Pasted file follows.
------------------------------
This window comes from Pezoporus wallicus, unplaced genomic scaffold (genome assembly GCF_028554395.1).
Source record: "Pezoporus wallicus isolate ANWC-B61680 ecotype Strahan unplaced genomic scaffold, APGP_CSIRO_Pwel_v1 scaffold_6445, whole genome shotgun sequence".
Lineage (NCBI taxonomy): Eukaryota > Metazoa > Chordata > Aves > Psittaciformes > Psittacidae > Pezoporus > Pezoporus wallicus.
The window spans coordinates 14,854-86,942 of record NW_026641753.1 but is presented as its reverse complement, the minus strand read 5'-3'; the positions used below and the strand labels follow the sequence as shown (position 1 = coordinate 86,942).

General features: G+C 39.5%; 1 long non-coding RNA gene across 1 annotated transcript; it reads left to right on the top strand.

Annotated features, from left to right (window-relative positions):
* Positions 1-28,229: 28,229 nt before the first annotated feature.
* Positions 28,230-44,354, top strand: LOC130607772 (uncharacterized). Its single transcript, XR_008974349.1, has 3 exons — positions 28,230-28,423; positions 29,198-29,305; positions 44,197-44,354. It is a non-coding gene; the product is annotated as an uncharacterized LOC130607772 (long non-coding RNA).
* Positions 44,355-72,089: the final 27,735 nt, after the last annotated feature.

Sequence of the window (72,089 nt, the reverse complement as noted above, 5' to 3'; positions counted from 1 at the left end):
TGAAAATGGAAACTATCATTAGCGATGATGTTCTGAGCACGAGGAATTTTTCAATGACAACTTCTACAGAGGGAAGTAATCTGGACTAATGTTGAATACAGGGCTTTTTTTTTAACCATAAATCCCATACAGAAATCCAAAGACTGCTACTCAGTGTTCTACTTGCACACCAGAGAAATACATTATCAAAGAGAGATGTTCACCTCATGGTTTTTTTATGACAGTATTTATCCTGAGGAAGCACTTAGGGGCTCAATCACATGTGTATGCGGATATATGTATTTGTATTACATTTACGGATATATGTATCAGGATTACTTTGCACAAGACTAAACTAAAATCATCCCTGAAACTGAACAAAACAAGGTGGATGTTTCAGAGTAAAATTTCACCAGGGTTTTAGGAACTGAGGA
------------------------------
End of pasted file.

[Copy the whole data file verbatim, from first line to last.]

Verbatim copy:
This window comes from Pezoporus wallicus, unplaced genomic scaffold (genome assembly GCF_028554395.1).
Source record: "Pezoporus wallicus isolate ANWC-B61680 ecotype Strahan unplaced genomic scaffold, APGP_CSIRO_Pwel_v1 scaffold_6445, whole genome shotgun sequence".
Lineage (NCBI taxonomy): Eukaryota > Metazoa > Chordata > Aves > Psittaciformes > Psittacidae > Pezoporus > Pezoporus wallicus.
The window spans coordinates 14,854-86,942 of record NW_026641753.1 but is presented as its reverse complement, the minus strand read 5'-3'; the positions used below and the strand labels follow the sequence as shown (position 1 = coordinate 86,942).

General features: G+C 39.5%; 1 long non-coding RNA gene across 1 annotated transcript; it reads left to right on the top strand.

Annotated features, from left to right (window-relative positions):
* Positions 1-28,229: 28,229 nt before the first annotated feature.
* Positions 28,230-44,354, top strand: LOC130607772 (uncharacterized). Its single transcript, XR_008974349.1, has 3 exons — positions 28,230-28,423; positions 29,198-29,305; positions 44,197-44,354. It is a non-coding gene; the product is annotated as an uncharacterized LOC130607772 (long non-coding RNA).
* Positions 44,355-72,089: the final 27,735 nt, after the last annotated feature.

Sequence of the window (72,089 nt, the reverse complement as noted above, 5' to 3'; positions counted from 1 at the left end):
TGAAAATGGAAACTATCATTAGCGATGATGTTCTGAGCACGAGGAATTTTTCAATGACAACTTCTACAGAGGGAAGTAATCTGGACTAATGTTGAATACAGGGCTTTTTTTTTAACCATAAATCCCATACAGAAATCCAAAGACTGCTACTCAGTGTTCTACTTGCACACCAGAGAAATACATTATCAAAGAGAGATGTTCACCTCATGGTTTTTTTATGACAGTATTTATCCTGAGGAAGCACTTAGGGGCTCAATCACATGTGTATGCGGATATATGTATTTGTATTACATTTACGGATATATGTATCAGGATTACTTTGCACAAGACTAAACTAAAATCATCCCTGAAACTGAACAAAACAAGGTGGATGTTTCAGAGTAAAATTTCACCAGGGTTTTAGGAACTGAGGA